This is a feature we’re going to try to do about once a month, maybe a little more often. We’ve gathered out blogging friends from around the division to give us a little more insight from those in the know about the teams the Hawks are competing with. Without further ado, this roundtable’s question is what can we expect from each team this season:
Minnesota: Bryan Reynolds – formerly of HockeyWilderness.com
An outlook on the Minnesota Wild, huh? That’s easy. Take all of the predictions you have read about them, throw them in a hat, mix them around, and then burn the hat. No one knows what this team is going to do. Some have them as lofty as finishing second to the Hawks in the division (conference?), and others have them finishing 29th in the league. I can all but guarantee it will be neither of those two things. The Wild are who they are. They lost Matt Cullen and Pierre-Marc Bouchard to free agency, and Cal Clutterbuck and Devin Setoguchi to a trade. The people predicting doom and gloom used these players being on the team to put the Wild in the basement year after year. Now, with them gone, they say the Wild are worse off because those players aren’t around. I truly think people have just become so accustomed to Wild being also-rans that no one bothers to put any real effort into researching the team. Hell, one preview (the one that has them in 29th) bases their conclusion on the fact that Ryan Suter makes more money than the other six d-men on the team combined. Because that’s a stat we should all know. Cost of your top defenseman as compared to the sum total of the next six. No mention that Jonas Brodin arguably out played Ryan Suter last year for 1/6 of the cost.
The story hasn’t changed. There are too many “if this than that” scenarios for the Wild. If
Charlie Coyle is a true beast (as he is projected to be), the Wild will be improved over Matt Cullen. If Jonas Brodin truly is the next coming of Nick Lidstrom, the Wild are improved. If Jason Zucker can take a step up, the Wild are improved. If Nino Neideriter can play hockey and stop whining, the Wild are improved. if Mikael Granlund can live up to even a portion of the lofty expectations, the Wild are improved. If Matt Cooke can not revert to the Matt Cooke he has been known to be, the Wild are… well… still a joke for signing him in the first place. The top line looks to be Zach Parise – Mikko Koivu – Jason Pominville, which for the first time in the history of the team gives them an actual first line. Not to expect 100 points from any of them, but all three are capable of 80, which is not something they have had before.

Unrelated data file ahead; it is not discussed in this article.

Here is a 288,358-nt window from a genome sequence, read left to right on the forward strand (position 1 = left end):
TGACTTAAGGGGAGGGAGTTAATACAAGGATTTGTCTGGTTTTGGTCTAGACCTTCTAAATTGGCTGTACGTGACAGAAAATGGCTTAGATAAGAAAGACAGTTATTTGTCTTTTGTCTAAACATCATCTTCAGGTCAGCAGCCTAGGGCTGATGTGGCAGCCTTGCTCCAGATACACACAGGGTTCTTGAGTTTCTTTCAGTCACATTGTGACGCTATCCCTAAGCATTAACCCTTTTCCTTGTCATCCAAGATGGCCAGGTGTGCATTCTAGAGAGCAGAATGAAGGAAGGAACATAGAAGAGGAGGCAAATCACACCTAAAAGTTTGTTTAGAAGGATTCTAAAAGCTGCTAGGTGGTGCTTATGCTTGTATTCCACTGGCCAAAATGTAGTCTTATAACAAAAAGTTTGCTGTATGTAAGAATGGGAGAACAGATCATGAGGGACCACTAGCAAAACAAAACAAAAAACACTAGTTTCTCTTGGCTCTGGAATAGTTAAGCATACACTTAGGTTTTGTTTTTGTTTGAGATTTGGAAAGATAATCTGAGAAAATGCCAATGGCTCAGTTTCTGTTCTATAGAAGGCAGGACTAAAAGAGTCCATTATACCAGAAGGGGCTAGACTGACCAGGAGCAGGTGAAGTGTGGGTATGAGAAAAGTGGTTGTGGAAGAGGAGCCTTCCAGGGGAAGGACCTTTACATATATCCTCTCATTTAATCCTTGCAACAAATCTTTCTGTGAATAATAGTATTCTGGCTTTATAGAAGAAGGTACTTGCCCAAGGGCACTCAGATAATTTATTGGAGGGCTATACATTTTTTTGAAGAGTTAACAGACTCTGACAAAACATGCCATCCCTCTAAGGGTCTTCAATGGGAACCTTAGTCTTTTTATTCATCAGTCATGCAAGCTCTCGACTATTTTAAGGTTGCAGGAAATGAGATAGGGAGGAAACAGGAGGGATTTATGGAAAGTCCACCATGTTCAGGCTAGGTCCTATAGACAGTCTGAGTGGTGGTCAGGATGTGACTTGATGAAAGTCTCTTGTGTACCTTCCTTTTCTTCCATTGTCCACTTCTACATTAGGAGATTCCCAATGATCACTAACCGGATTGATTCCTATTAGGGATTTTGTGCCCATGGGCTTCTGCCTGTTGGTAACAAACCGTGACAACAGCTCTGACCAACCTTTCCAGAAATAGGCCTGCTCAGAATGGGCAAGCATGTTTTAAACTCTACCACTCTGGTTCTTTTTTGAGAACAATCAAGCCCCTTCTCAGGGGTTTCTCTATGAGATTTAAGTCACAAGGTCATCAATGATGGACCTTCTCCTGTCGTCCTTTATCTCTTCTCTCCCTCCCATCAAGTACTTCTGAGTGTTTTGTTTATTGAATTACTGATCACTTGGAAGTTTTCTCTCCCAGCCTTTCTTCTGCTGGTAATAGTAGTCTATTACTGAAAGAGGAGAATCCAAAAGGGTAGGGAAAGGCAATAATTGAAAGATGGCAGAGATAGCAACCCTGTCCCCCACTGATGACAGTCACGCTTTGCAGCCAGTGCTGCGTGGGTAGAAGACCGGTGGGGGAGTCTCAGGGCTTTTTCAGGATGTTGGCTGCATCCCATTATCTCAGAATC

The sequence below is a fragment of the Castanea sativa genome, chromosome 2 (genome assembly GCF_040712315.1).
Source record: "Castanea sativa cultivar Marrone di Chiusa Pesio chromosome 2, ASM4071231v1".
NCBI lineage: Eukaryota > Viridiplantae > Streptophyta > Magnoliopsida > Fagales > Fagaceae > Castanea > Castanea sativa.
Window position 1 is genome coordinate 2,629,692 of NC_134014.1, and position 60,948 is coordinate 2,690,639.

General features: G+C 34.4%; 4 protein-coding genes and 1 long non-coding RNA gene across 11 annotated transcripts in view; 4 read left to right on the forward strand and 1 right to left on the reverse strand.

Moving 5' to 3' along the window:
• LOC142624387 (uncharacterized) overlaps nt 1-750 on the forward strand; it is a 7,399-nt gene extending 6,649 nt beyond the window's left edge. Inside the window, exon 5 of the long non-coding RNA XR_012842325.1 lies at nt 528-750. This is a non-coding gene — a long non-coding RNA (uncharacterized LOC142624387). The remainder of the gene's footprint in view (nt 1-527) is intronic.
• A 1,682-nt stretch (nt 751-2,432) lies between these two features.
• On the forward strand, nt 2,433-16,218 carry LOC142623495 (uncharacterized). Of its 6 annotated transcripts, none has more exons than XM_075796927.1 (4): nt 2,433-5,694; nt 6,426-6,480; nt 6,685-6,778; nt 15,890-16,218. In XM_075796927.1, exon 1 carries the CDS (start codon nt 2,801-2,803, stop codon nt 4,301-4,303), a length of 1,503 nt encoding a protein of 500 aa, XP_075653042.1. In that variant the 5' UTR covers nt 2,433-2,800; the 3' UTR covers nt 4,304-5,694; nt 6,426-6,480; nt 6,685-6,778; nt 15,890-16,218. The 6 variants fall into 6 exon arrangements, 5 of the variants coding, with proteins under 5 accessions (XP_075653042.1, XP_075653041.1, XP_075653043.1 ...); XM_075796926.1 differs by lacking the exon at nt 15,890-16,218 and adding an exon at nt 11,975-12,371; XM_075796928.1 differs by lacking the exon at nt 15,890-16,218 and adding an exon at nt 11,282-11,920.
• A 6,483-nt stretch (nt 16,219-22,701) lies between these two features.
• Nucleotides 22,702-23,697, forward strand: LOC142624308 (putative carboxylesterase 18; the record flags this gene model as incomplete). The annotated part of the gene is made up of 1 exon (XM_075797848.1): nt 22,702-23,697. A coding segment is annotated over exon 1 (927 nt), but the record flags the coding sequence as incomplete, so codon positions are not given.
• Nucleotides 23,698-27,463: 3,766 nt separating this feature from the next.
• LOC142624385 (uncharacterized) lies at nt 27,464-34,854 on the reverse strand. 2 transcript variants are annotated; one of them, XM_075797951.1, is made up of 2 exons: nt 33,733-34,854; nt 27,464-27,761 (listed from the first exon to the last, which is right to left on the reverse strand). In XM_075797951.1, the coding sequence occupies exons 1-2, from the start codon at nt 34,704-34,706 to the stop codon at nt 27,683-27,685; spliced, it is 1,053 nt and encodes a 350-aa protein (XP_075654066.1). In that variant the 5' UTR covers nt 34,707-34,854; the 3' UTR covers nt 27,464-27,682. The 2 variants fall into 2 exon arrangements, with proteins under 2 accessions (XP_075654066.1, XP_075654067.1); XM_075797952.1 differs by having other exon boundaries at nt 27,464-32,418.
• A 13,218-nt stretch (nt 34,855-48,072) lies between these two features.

If ifs and buts were candy and nuts. That’s what you get from the Wild year in and year out. They aren’t Cup contenders, unless there are multiple Calder worthy performances, and they aren’t lottery winners, barring massive injuries. They are, as always… the Wild.
Nashville: Dirk Hoag – OnTheForecheck.com (and overall wonderful human being)
Stop me if you’ve heard this one before; a homegrown stable of talented defenseman in front of an excellent goalie will be Nashville’s competitive strength this season. Up front, a deep but pedestrian bunch of forwards promises to return the “grit” to the Predators’ game, but the big question is whether they can produce enough goals to keep up with the rest of the West.
It’s not all old news, however; there are two teenagers on the Opening Night roster in Seth Jones and Filip Forsberg, both with star-quality potential at their positions. The center depth chart is deeper than ever with the addition of Matt Cullen, but one does wonder if there’s enough ice time to keep him, Mike Fisher, David Legwand and Paul Gaustad happy. Viktor Stalberg appears to be the ideal free agent signing for a team like Nashville that needed some zip, and Matt Hendricks returns as the prodigal Predators draft pick who made his way into the league with Colorado and Washington before returning to Nashville as a free agent.
Between Pekka Rinne’s recovery from off-season hip surgery, all the youth on the blueline, and the lack of high-end offense up front, there are just too many questions for me to feel good about Nashville’s chances to return to the playoffs. Down the road, however, the future looks pretty bright, considering all the young talent working their way up through the system.
St. Louis: Chris Gift from St. Louis Gametime (Publication)